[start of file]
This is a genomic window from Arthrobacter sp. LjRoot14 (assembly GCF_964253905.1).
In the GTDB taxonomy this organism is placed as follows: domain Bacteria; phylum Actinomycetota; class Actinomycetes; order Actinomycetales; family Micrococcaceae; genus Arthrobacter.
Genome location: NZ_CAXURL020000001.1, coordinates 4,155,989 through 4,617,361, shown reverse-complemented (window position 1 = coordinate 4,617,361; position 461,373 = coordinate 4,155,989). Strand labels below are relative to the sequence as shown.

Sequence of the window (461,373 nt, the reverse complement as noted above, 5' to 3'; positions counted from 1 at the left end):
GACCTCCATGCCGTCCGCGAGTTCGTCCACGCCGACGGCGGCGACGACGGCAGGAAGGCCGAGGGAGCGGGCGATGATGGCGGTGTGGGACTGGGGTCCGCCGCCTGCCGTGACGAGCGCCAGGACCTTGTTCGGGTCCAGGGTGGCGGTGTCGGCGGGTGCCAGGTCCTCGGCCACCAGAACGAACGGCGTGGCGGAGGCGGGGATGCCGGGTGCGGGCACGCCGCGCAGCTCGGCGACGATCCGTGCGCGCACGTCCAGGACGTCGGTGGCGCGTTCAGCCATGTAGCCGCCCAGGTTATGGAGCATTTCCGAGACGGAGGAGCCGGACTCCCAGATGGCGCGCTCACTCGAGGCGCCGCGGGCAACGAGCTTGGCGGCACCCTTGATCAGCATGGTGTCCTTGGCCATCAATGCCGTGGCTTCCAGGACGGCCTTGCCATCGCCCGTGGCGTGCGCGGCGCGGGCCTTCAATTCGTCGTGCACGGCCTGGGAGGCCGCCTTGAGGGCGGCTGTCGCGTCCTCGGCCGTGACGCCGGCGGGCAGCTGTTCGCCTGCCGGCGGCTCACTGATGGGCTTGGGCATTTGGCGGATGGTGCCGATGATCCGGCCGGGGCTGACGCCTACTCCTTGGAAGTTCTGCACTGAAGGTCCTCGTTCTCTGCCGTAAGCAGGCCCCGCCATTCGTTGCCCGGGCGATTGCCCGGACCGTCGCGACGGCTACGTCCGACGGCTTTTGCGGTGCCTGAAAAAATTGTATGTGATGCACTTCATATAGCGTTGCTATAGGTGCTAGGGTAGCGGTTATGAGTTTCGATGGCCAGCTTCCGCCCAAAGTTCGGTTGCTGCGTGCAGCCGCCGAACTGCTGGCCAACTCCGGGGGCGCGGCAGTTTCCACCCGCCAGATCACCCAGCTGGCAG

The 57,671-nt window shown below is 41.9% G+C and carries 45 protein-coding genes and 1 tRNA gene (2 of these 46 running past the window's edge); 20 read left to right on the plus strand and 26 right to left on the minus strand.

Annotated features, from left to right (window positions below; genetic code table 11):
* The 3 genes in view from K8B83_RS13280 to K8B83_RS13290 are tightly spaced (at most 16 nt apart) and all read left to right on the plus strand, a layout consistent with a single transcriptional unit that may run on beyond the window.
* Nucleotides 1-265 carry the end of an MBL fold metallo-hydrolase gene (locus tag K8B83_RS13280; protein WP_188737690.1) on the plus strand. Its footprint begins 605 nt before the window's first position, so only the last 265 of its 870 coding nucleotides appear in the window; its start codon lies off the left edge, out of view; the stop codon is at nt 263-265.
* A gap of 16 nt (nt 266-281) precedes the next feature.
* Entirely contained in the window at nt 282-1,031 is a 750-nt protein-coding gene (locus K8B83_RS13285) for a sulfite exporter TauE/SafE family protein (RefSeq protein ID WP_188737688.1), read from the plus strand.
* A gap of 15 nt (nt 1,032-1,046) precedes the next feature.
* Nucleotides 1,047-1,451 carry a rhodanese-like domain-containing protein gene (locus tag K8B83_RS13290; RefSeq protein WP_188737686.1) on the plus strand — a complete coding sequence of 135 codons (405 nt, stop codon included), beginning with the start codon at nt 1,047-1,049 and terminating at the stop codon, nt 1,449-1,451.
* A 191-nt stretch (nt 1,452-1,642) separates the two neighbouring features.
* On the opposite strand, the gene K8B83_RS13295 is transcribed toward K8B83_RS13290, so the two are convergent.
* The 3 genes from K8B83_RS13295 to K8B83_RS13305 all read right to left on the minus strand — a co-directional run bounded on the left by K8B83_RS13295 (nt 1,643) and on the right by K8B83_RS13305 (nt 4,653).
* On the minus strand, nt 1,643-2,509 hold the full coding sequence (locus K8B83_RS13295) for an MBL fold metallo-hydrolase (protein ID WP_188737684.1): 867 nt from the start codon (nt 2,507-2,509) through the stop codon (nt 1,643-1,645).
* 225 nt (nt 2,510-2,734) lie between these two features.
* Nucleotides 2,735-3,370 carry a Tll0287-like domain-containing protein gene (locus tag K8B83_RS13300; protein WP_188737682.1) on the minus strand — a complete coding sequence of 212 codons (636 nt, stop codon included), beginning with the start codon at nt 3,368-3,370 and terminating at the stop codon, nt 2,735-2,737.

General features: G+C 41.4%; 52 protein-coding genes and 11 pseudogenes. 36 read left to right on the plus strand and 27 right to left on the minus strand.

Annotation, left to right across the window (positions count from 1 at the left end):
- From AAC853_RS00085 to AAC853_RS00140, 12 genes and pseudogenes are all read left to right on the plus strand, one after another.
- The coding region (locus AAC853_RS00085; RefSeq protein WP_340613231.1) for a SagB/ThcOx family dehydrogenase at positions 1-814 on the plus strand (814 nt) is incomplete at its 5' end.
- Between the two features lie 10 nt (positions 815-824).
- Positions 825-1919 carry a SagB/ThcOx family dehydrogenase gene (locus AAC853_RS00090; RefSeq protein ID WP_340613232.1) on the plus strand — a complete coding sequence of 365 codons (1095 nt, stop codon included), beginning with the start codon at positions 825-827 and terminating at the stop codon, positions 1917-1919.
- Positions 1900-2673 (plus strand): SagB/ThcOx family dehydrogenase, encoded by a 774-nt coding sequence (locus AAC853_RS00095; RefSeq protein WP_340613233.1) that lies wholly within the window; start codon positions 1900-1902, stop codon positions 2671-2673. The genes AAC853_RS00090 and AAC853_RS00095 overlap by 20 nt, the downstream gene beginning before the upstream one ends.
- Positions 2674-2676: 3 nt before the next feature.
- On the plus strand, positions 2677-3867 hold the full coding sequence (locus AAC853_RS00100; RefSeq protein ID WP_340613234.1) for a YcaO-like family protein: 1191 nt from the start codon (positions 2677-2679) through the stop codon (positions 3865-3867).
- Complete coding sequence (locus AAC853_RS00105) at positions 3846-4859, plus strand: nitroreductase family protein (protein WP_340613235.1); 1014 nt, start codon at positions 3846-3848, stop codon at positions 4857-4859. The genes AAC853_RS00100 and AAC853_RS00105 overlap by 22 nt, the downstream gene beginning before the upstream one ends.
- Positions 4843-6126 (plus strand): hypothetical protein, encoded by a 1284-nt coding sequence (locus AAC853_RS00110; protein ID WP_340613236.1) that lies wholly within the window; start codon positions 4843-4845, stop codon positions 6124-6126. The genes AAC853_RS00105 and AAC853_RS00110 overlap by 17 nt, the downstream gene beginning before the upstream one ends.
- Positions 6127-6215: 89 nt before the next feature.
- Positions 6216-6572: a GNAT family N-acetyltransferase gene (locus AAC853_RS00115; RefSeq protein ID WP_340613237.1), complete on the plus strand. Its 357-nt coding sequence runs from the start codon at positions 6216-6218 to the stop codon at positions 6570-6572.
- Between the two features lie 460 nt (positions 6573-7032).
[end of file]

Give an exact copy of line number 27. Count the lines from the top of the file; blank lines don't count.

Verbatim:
- Positions 2674-2676: 3 nt before the next feature.